The Moon and Venus will share the same right ascension, with the Moon passing 1°51' to the north of Venus. The Moon will be 2 days old.
From Ashburn, the pair will become visible around 17:07 (EDT) as the dusk sky fades, 11° above your south-western horizon. They will then sink towards the horizon, setting 1 hour and 44 minutes after the Sun at 18:31.
The Moon will be at mag -9.6, and Venus at mag -3.9, both in the constellation Sagittarius.
The pair will be too widely separated to fit within the field of view of a telescope, but will be visible to the naked eye or through a pair of binoculars.
A graph of the angular separation between the Moon and Venus around the time of closest approach is available here.
The positions of the two objects at the moment of conjunction will be as follows:
|Object||Right Ascension||Declination||Constellation||Magnitude||Angular Size|
The coordinates above are given in J2000.0. The pair will be at an angular separation of 27° from the Sun, which is in Scorpius at this time of year.
|The sky on 28 November 2019|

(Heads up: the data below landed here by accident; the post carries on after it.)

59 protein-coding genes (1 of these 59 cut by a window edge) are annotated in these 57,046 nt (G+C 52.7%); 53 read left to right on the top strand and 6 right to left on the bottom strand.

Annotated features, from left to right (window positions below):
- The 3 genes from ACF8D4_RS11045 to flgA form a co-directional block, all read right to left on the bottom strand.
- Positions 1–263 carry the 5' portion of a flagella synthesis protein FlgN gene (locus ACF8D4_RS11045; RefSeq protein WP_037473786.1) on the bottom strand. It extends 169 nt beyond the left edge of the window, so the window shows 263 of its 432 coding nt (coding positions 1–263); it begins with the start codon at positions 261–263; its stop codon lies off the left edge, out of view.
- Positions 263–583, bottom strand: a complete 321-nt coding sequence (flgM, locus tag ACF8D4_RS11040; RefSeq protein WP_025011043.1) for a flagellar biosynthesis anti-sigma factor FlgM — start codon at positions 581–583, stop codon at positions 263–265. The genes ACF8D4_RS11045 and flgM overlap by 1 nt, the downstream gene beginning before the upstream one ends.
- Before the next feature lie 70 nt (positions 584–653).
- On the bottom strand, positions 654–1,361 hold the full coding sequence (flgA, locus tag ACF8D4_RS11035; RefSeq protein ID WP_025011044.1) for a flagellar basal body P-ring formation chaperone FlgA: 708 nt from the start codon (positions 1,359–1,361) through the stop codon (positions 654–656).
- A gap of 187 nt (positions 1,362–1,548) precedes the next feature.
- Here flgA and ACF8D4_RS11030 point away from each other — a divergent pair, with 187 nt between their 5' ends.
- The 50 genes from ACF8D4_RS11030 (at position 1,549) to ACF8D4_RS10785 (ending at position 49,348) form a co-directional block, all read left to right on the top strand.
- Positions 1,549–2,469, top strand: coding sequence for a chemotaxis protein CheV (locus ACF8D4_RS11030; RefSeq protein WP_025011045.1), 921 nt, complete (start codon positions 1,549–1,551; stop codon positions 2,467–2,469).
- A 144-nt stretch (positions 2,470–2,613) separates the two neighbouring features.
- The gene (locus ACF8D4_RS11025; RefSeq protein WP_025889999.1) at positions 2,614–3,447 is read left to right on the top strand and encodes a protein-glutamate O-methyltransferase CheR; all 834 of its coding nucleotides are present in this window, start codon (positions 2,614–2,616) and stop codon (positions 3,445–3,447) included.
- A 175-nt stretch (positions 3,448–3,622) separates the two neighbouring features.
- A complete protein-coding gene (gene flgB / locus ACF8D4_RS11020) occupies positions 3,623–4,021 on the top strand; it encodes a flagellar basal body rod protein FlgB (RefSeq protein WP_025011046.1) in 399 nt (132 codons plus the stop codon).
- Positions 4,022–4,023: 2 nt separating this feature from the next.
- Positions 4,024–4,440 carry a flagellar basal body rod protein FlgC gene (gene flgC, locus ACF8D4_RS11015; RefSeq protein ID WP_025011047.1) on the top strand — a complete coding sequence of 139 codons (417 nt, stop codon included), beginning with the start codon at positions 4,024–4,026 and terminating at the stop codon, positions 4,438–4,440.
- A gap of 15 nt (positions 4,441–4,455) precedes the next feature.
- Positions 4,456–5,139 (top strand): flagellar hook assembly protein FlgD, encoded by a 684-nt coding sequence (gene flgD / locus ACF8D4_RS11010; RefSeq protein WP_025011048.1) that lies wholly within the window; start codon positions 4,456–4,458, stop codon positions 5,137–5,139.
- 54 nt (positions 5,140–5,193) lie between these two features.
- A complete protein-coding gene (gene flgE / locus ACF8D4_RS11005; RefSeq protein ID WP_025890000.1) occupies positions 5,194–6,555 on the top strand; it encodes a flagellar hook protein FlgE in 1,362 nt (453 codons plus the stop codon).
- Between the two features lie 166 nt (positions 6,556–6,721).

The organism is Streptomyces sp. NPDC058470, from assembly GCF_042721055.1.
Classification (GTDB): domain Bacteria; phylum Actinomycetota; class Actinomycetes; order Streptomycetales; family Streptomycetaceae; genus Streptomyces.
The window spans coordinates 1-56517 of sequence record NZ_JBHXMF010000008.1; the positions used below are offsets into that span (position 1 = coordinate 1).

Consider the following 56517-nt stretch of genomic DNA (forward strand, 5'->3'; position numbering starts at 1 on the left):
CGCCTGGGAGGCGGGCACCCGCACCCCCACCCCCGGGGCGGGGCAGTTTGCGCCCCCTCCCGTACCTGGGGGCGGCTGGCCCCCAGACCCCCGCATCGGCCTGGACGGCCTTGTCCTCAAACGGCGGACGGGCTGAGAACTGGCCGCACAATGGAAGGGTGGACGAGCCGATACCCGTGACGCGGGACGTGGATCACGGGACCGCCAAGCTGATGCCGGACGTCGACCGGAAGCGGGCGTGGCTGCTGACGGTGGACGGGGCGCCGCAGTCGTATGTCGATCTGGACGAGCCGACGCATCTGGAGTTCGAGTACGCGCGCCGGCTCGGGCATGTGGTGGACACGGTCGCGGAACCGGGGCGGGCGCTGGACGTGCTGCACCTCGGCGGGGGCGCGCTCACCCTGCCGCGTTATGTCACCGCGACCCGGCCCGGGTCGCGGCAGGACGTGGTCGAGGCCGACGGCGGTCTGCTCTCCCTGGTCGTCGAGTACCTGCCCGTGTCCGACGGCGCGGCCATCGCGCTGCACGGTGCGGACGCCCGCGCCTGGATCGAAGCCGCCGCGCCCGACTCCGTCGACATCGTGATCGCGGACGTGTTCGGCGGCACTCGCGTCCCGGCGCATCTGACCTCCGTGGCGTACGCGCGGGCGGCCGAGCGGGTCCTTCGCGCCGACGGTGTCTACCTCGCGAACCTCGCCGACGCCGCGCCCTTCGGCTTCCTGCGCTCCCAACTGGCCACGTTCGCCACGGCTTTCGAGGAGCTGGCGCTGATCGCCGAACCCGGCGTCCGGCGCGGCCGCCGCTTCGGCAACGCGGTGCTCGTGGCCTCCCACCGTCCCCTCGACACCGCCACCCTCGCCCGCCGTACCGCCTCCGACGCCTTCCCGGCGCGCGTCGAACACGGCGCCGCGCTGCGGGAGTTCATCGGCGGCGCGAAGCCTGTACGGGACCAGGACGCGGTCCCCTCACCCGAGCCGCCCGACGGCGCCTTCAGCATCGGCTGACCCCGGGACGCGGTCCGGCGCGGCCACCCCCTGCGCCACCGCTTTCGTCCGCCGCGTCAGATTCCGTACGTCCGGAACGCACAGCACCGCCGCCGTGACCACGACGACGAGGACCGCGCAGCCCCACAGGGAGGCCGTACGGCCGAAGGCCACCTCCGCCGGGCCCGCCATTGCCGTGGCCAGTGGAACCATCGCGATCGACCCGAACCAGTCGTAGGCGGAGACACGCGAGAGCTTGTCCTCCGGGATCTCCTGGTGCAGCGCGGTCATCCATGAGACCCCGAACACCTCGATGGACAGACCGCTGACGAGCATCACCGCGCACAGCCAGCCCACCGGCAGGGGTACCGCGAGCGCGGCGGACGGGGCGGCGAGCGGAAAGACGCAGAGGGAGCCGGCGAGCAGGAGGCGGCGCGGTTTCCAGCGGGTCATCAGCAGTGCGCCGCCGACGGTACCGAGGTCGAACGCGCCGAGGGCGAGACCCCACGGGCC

2 days old
All times shown in EST.
The circumstances of this event were computed using the DE430 planetary ephemeris published by the Jet Propulsion Laboratory (JPL).
This event was automatically generated by searching the ephemeris for planetary alignments which are of interest to amateur astronomers, and the text above was generated based on an estimate of your location.
|28 Nov 2019||– Venus at aphelion|
|19 Mar 2020||– Venus at perihelion|
|24 Mar 2020||– Venus reaches highest point in evening sky|
|24 Mar 2020||– Venus at greatest elongation east|
The Moon in conjunction with Venus and Jupiter, with the Very Large Telescope in the foreground. Image © Y. Beletsky, ESO, 2009.